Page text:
Solid-state thermal control devices
An extensive review of thermal management with thermal control devices based on solid-state physics phenomena has been published in collaboration with colleagues from the Universities of Twente (Dr. Miguel Muñoz Rojo and Timm Swoboda) and Stanford (Dr. Ananth Saran Yalamarthy). A review article published in the journal Advanced electronic materials (published by Wiley) presents the first of two parts of a review of thermal control devices.
The paper is available here:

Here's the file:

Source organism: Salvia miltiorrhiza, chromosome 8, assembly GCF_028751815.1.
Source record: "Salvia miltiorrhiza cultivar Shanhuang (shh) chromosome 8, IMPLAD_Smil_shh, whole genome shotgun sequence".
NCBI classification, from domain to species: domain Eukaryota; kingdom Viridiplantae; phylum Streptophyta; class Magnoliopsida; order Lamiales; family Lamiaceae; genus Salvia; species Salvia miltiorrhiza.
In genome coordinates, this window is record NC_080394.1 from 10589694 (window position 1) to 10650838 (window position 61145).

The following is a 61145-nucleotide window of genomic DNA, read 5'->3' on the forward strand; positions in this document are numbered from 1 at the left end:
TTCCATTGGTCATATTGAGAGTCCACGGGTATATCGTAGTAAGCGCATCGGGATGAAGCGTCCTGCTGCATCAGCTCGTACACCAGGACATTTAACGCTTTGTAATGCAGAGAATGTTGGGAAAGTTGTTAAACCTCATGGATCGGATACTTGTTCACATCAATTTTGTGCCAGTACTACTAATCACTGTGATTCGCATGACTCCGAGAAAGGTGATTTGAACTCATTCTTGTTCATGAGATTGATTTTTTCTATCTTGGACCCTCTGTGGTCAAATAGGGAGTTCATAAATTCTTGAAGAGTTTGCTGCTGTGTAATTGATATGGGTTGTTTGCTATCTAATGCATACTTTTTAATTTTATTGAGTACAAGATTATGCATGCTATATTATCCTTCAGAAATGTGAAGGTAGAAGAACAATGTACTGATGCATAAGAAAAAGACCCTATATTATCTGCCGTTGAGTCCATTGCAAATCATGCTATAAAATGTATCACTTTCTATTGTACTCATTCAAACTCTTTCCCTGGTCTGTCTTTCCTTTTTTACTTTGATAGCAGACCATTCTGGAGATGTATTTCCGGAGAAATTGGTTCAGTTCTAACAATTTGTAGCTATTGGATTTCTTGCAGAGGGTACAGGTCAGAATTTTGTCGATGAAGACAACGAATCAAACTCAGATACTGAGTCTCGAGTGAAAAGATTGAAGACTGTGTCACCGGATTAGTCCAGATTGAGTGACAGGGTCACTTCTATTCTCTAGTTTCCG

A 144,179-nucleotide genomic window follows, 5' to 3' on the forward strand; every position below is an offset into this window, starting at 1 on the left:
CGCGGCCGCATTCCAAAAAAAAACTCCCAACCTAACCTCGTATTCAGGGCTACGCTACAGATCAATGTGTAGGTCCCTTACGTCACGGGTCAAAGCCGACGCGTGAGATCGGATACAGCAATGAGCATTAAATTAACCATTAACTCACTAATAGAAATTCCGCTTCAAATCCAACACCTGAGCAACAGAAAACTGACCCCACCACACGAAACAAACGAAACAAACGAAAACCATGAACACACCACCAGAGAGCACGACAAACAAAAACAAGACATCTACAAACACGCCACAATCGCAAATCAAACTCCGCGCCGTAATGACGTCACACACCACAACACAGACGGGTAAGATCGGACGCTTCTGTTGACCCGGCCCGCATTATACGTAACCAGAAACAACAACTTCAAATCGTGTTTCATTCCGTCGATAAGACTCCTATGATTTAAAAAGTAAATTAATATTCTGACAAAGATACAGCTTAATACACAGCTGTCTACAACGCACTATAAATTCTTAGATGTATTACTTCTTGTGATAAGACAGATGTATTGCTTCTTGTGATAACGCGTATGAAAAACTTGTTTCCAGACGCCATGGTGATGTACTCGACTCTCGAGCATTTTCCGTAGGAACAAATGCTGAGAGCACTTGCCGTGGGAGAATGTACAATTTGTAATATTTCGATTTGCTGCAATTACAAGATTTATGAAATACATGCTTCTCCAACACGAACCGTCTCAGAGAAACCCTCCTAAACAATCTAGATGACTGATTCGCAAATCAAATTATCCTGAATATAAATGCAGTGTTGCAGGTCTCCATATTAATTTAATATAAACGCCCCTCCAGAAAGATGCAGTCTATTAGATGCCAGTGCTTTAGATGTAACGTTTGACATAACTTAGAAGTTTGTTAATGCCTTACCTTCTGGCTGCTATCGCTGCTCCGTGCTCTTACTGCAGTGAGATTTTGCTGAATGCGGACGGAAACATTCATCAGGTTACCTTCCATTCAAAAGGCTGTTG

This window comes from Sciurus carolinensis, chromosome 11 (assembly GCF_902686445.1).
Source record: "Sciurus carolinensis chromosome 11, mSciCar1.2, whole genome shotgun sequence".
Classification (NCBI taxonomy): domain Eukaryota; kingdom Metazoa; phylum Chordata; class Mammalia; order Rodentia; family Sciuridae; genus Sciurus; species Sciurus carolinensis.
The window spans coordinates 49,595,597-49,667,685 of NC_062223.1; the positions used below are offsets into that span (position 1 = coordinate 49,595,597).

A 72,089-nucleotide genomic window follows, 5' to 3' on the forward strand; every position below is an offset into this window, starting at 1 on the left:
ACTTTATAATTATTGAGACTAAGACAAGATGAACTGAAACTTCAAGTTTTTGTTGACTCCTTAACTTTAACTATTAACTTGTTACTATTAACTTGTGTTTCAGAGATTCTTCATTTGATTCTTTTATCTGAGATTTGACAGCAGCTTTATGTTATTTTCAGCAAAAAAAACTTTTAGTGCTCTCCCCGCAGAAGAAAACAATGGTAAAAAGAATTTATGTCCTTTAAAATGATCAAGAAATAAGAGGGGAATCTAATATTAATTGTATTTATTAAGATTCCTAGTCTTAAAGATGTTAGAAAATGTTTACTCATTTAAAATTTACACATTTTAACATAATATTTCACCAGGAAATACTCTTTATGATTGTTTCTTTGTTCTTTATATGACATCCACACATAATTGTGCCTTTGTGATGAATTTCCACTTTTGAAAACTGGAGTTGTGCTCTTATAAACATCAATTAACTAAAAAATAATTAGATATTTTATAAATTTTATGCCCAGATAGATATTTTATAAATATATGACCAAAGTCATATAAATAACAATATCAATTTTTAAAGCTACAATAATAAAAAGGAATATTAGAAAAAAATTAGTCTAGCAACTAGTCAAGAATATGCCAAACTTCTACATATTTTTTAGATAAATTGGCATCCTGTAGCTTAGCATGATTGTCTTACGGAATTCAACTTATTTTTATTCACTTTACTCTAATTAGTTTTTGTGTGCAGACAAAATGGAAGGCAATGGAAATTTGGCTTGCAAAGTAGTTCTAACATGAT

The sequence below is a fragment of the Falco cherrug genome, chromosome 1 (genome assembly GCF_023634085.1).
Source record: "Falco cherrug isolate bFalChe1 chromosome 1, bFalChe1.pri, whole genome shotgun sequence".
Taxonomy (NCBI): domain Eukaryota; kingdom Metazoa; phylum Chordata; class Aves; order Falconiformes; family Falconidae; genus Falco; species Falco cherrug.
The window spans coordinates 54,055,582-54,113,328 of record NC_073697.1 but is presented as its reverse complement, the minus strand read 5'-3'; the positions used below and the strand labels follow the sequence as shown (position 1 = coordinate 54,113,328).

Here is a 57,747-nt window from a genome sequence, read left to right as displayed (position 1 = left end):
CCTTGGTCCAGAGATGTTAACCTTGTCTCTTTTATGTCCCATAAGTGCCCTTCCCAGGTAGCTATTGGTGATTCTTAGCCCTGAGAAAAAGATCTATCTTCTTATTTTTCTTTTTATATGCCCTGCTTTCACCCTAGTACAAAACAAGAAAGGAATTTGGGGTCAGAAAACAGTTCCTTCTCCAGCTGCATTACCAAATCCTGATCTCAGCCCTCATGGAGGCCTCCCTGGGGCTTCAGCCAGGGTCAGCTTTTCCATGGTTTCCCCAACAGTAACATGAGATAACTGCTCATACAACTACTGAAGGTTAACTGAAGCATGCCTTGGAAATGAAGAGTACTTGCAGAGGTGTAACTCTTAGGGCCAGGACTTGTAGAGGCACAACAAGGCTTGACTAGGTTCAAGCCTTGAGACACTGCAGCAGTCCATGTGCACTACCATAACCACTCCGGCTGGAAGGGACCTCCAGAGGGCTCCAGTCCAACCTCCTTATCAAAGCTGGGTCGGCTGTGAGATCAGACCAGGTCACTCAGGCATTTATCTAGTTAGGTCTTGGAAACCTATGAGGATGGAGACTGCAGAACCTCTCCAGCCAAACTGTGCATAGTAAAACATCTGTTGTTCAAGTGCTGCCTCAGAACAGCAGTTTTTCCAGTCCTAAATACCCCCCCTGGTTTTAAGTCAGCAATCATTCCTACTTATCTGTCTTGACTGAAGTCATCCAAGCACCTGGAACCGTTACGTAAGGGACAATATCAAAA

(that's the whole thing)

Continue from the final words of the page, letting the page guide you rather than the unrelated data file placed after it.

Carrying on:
Over the past decade, solid‐state thermal control devices have emerged as potential candidates for enhanced thermal management and storage. They distinguish themselves from traditional passive thermal management devices in that their thermal properties have sharp, nonlinear dependencies on direction and operating temperature, and can lead to more efficient circuits and energy conversion systems than what is possible today. They also distinguish themselves from traditional active thermal management devices (e.g., fans) in that they have no moving parts and are compact and reliable. In this article, the recent progress in the four broad categories of solid‐state thermal control devices that are under active research is reviewed: diodes, switches, regulators, and transistors. For each class of device, the operation principle, material choices, as well as metrics to compare and contrast performance are discussed. New architectures that are explored theoretically, but not experimentally demonstrated, are also discussed.